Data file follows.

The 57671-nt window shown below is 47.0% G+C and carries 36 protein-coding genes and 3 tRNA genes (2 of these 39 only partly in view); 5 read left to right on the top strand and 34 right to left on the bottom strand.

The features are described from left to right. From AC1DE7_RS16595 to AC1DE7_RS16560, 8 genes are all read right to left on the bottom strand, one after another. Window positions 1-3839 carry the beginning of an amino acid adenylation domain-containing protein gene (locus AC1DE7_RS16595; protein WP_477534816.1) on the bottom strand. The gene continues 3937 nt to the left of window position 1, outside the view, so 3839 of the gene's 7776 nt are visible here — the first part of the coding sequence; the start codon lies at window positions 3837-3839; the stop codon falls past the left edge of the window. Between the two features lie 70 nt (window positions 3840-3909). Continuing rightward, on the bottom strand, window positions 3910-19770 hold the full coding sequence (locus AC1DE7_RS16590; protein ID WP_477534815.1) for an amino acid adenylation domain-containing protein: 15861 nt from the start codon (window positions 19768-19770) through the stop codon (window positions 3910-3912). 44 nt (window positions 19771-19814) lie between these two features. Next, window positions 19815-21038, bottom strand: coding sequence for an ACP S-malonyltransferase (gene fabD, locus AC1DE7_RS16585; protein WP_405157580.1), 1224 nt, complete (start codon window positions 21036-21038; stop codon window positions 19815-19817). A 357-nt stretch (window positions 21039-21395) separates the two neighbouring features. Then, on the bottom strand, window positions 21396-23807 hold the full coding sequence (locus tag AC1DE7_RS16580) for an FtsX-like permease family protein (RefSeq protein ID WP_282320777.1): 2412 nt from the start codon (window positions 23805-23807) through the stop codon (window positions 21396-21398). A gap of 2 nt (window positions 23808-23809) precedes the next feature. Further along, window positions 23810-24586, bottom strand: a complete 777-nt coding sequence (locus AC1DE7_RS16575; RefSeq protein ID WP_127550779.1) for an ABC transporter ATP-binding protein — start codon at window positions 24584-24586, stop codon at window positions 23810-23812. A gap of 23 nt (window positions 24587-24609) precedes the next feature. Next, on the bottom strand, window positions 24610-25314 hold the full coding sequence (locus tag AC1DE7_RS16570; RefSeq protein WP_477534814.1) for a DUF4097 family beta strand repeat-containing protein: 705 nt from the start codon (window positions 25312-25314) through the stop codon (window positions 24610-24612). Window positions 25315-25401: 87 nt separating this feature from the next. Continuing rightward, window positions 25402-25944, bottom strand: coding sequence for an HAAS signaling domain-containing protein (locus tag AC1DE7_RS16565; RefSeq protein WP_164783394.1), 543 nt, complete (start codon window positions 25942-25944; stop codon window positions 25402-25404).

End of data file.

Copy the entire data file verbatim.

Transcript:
The 57671-nt window shown below is 47.0% G+C and carries 36 protein-coding genes and 3 tRNA genes (2 of these 39 only partly in view); 5 read left to right on the top strand and 34 right to left on the bottom strand.

The features are described from left to right. From AC1DE7_RS16595 to AC1DE7_RS16560, 8 genes are all read right to left on the bottom strand, one after another. Window positions 1-3839 carry the beginning of an amino acid adenylation domain-containing protein gene (locus AC1DE7_RS16595; protein WP_477534816.1) on the bottom strand. The gene continues 3937 nt to the left of window position 1, outside the view, so 3839 of the gene's 7776 nt are visible here — the first part of the coding sequence; the start codon lies at window positions 3837-3839; the stop codon falls past the left edge of the window. Between the two features lie 70 nt (window positions 3840-3909). Continuing rightward, on the bottom strand, window positions 3910-19770 hold the full coding sequence (locus AC1DE7_RS16590; protein ID WP_477534815.1) for an amino acid adenylation domain-containing protein: 15861 nt from the start codon (window positions 19768-19770) through the stop codon (window positions 3910-3912). 44 nt (window positions 19771-19814) lie between these two features. Next, window positions 19815-21038, bottom strand: coding sequence for an ACP S-malonyltransferase (gene fabD, locus AC1DE7_RS16585; protein WP_405157580.1), 1224 nt, complete (start codon window positions 21036-21038; stop codon window positions 19815-19817). A 357-nt stretch (window positions 21039-21395) separates the two neighbouring features. Then, on the bottom strand, window positions 21396-23807 hold the full coding sequence (locus tag AC1DE7_RS16580) for an FtsX-like permease family protein (RefSeq protein ID WP_282320777.1): 2412 nt from the start codon (window positions 23805-23807) through the stop codon (window positions 21396-21398). A gap of 2 nt (window positions 23808-23809) precedes the next feature. Further along, window positions 23810-24586, bottom strand: a complete 777-nt coding sequence (locus AC1DE7_RS16575; RefSeq protein ID WP_127550779.1) for an ABC transporter ATP-binding protein — start codon at window positions 24584-24586, stop codon at window positions 23810-23812. A gap of 23 nt (window positions 24587-24609) precedes the next feature. Next, on the bottom strand, window positions 24610-25314 hold the full coding sequence (locus tag AC1DE7_RS16570; RefSeq protein WP_477534814.1) for a DUF4097 family beta strand repeat-containing protein: 705 nt from the start codon (window positions 25312-25314) through the stop codon (window positions 24610-24612). Window positions 25315-25401: 87 nt separating this feature from the next. Continuing rightward, window positions 25402-25944, bottom strand: coding sequence for an HAAS signaling domain-containing protein (locus tag AC1DE7_RS16565; RefSeq protein WP_164783394.1), 543 nt, complete (start codon window positions 25942-25944; stop codon window positions 25402-25404).